Every parent I know, sooner or later, ends up with a hyper-developed olfactory system of some sort. Whether it comes from being pregnant, living with a pregnant woman, or just being that aware of all the ways your kids can really personalize the concept of “covered in it,” somewhere along the line, your sniffer goes into overdrive and sometimes doesn’t let up. I bet some of you are having scent-memories right now, aren’t you? Remembering the smell of wet dog that had you running for the bathroom, or the smell of the morning after a night with Mr. Jack’s black label…or the smell of the cologne of your first crush.
Smells touch that part of our brain that is still largely living in lizard-land. They bypass the thinking parts of us that are higher primates, and zero in on our primitive parts. As parents, we use this to our advantage–sniffing out bad lunchmeat and trying to identify exactly how old those gym socks in the bottom of the duffel bag really are. Smelling the smoke that tells us there’s a fire (or that somebody’s burning something they ought not to be burning). But we can use scents to our own advantage, and outside of those fight or flight situations.
Aromatherapy in some circles is technically defined as the prevention or treatment of disease through the use of essential oils. Most of us in the western world, however, ascribe a more esoteric and less medicinal definition to the notion.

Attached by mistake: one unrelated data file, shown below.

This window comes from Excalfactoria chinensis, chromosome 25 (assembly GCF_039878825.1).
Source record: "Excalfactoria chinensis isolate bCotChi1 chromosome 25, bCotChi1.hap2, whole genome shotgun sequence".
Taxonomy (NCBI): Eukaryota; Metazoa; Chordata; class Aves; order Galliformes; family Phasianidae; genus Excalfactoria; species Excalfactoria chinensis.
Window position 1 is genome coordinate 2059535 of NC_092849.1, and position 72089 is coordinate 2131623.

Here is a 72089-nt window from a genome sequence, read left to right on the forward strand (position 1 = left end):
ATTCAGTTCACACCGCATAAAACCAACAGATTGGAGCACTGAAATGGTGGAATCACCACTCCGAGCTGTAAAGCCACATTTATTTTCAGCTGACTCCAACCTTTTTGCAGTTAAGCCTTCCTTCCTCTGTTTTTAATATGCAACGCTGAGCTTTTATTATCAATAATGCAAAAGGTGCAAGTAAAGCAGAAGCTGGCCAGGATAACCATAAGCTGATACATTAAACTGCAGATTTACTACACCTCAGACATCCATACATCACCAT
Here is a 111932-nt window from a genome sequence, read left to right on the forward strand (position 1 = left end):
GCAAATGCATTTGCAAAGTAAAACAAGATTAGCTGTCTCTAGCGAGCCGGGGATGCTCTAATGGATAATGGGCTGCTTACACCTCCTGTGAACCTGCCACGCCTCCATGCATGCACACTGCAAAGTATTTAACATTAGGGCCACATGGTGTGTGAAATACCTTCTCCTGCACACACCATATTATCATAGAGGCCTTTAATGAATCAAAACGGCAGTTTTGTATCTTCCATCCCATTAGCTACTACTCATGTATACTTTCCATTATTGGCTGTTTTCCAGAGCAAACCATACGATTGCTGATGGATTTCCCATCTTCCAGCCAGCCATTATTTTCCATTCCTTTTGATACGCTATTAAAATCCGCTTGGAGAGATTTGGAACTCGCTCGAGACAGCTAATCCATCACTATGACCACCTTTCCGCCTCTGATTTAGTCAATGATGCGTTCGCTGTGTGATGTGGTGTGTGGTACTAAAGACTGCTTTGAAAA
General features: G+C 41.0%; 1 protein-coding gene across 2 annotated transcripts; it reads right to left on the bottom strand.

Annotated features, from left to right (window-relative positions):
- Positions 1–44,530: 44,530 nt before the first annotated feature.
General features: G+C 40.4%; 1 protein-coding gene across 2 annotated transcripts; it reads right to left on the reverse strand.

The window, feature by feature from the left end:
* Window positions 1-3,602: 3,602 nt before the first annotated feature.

There are very few conclusive studies that show aromatherapy can prevent or treat disease, but there have been studies to show that scents do improve or alter moods, and the Placebo effect has also been shown to be beneficial in itself. Attitude is everything sometimes.
Led Around By The Nose
Most of us don’t need studies to tell us a favorite scent can alter our mood. How many of us have fond memories–or get hives–or both–from the scent of Polo or Drakkar Noir or L’Air Du Temps or Love’s Baby Soft. But those are the scents that invoke memories, pulling us along by the nose, so to speak. A good trick to cleansing your snooter of that unpleasant smell (or the memory of it) is to inhale a dish of coffee beans. The strong scent will clear your scent receptors (also, a dish in the fridge can absorb odors just like baking soda).
Letting Your Nose Lead
You can alter your state of mind by doing it the other way around. Instead of letting the scents invoke memories, making a conscious decision to incorporate scent in your routine will let you lead yourself by the nose. How many of us find it relaxing to sit down with a cup of tea, coffee, or cider? How many of us associate that scent with starting the day, rather than finishing it? Take control of your scent-memories by deliberately incorporating a specific scent into parts of your daily routine. Burn a favorite candle while you’re writing and you’ll soon come to associate that scent with being productive.